Airborne particles from bird droppings may irritate lungs.

Birds

When some people breathe in airborne particles from bird feathers and poop, they get inflamed lungs and may end up with scar tissue there. It's sometimes called pigeon breeder's disease or bird fancier's lung. You may hear your doctor refer to it as hypersensitivity pneumonitis. Talk to a doctor if you notice symptoms after being around birds.

Mold on grain, hay, and straw may cause farmer's lung or pneumonitis.

Farming

Farmer's lung is another type of hypersensitivity pneumonitis. Your immune system reacts to a mold that grows on grain, hay, or straw and inflames your lungs. It's worse on dairy farms, among cattle workers, and in places where it's wet at harvest time. The best thing to do is get away from the mold that causes it. Eventually, you might become less sensitive. Some drugs can cut down your allergic reaction.

Fungus that may grow in humidifiers, air conditioners, or heating systems may affect your lungs.

Humidifier

It looks harmless enough. All it does is put moisture into the air to help you breathe better. But it could hurt your breathing, too. That's because a fungus can grow in your humidifier and get blown into the air. The same problem might also happen in air conditioners and heating systems. Your lungs develop an allergy to the fungus and get inflamed. To avoid trouble, clean and service your heating and cooling system.

Bacteria that grow in hot tubs, showers, and pools may trigger breathing problems.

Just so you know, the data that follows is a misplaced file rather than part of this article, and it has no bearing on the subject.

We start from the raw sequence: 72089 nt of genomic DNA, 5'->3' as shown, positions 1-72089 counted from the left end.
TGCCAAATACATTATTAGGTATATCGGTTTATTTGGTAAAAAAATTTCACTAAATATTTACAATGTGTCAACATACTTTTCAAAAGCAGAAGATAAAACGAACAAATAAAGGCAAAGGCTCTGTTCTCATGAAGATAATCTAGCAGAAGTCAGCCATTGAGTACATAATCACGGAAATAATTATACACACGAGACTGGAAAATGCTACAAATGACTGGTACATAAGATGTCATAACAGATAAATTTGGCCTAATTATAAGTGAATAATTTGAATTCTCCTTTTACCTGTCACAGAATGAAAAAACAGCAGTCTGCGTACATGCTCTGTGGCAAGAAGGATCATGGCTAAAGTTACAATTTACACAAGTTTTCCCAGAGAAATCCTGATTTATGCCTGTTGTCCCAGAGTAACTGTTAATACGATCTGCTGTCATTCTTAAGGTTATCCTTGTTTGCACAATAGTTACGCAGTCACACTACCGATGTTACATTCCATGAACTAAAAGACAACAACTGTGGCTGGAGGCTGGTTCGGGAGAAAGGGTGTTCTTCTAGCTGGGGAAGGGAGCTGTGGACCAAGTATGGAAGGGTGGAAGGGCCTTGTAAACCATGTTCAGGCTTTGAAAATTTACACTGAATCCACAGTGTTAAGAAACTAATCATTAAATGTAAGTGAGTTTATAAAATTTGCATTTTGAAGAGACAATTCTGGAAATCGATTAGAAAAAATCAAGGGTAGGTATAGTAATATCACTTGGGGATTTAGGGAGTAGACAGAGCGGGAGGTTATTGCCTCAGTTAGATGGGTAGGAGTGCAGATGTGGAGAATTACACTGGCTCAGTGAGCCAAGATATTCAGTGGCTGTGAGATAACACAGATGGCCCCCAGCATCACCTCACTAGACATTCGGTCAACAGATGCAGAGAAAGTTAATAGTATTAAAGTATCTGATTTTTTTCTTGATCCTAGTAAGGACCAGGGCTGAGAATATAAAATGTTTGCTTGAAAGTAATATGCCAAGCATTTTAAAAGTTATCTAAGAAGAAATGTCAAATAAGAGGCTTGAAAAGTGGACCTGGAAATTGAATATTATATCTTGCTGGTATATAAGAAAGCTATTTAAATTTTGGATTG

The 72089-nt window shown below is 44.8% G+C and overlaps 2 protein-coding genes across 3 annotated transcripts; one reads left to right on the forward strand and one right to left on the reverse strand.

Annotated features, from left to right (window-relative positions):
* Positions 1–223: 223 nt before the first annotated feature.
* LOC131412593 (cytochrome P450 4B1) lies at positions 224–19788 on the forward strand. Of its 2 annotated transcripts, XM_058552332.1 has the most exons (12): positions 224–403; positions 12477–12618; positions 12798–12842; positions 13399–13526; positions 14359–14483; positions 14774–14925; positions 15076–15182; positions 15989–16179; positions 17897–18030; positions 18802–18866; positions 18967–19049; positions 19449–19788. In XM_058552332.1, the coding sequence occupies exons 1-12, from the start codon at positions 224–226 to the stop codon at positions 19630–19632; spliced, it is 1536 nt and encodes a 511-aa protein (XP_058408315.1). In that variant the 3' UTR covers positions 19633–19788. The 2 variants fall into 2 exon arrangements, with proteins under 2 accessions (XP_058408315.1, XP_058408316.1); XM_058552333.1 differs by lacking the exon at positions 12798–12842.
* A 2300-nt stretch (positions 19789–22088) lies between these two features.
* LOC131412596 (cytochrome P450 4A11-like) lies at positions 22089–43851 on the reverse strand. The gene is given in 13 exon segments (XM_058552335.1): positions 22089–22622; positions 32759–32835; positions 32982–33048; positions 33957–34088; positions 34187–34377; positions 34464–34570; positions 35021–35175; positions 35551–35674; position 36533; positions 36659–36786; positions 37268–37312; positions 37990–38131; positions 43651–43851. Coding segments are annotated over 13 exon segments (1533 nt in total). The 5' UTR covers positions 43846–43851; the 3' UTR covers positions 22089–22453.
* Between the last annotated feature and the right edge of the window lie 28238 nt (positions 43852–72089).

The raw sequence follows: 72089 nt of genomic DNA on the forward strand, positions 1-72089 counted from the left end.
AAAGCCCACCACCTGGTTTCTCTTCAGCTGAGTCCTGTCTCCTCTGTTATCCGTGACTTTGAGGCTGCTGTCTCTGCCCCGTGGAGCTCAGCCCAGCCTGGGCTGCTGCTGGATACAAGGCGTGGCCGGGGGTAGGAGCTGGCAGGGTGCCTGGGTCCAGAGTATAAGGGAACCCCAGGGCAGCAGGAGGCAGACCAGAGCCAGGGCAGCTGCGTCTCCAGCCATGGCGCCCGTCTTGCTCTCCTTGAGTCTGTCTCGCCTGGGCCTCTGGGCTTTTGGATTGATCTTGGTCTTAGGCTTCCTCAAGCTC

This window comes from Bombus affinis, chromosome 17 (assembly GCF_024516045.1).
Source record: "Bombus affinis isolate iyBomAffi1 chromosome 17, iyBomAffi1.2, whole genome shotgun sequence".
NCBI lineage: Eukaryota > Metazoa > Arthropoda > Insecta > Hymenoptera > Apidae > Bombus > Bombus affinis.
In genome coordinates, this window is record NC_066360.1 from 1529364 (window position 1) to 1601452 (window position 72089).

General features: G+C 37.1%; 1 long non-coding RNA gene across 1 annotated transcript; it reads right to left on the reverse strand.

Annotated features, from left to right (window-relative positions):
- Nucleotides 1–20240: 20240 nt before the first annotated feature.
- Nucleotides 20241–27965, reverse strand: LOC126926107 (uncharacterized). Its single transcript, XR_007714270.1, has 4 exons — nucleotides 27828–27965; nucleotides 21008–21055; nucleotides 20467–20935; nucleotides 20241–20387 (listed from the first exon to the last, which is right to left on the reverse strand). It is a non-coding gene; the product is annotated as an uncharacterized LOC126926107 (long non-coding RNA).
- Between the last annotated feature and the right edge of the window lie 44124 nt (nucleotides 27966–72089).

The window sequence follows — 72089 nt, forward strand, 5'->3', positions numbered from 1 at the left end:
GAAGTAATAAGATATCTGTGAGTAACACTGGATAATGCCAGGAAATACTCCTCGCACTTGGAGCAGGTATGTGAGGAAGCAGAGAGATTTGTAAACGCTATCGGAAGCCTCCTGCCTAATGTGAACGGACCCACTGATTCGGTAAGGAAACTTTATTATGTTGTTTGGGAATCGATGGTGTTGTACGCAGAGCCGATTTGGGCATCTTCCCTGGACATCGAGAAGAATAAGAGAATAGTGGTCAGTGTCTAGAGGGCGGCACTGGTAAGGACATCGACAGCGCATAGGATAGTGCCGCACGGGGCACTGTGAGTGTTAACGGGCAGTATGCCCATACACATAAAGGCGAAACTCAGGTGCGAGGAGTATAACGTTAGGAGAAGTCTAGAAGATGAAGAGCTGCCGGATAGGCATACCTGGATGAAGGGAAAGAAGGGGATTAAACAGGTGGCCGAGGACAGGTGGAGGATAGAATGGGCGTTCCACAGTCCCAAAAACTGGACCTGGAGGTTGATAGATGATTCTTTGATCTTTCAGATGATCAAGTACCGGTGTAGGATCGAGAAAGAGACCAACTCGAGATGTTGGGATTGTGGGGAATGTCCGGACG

Your Hot Tub

Bacteria that develop in indoor hot tubs can enter your lungs when you breathe in the vapor created by the hot water. Your lungs may get inflamed and you could get a fever, cough, and breathing trouble. Be sure to clean and maintain hot tubs, showers, and pools, and see your doctor about any breathing problems.

Petroleum based candles release substances into the air that may be irritating to lungs.

Candles

The most common type, made from petroleum-based paraffin, releases chemicals into the air that may raise your risk of allergic reactions, breathing problems like asthma, and even cancer. Occasional use is probably OK, but lighting up every day may not be a good idea over the long term. For safer options, try candles made from beeswax or soy, and make sure there is good airflow whenever you burn anything.

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REFERENCES:

  • American Association for the Advancement of Science: "Smoke from fireworks is harmful to health."
  • American Lung Association: "Hypersensitivity Pneumonitis Symptoms, Causes and Risk Factors," "Healthy Air: Cockroaches," "Air Quality: Fireworks," "Healthy Air: Carpets."
  • Asthma and Allergy Foundation of America: "Breathe Easier: Improving Indoor Air Quality in Your Bedroom."
  • CDC: "Facts about Mold and Dampness."
  • Canadian Centre for Occupational Health and Safety: "Farmer's Lung."
  • Cureus: "Hot Tub Lung: A Diagnostic Challenge."
  • Environmental Science and Pollution Research: "Emission of air pollutants from burning candles with different composition in indoor environments."
  • International Journal of Environmental Research and Public Health: "Occupational Pesticide Exposures and Respiratory Health."
  • International Journal of Occupational Safety and Ergonomics: "Exposure to flour dust in the occupational environment."
  • Journal of Hazardous Materials: "Effect of fireworks events on urban background trace metal aerosol concentrations: is the cocktail worth the show?"
  • Mayo Clinic: "Pneumonitis."
  • National Safety Council: "Test Your Home to Determine Risk of Radon Gas Exposure."
  • Respiratory Medicine: "Morphologic diversity of chronic pigeon breeder's disease: Clinical features and survival."
  • South Carolina State University: "Frequent use of certain candles produces unwanted chemicals."
  • Environmental Protection Agency: "Nitrogen Dioxide's Impact on Indoor Air Quality."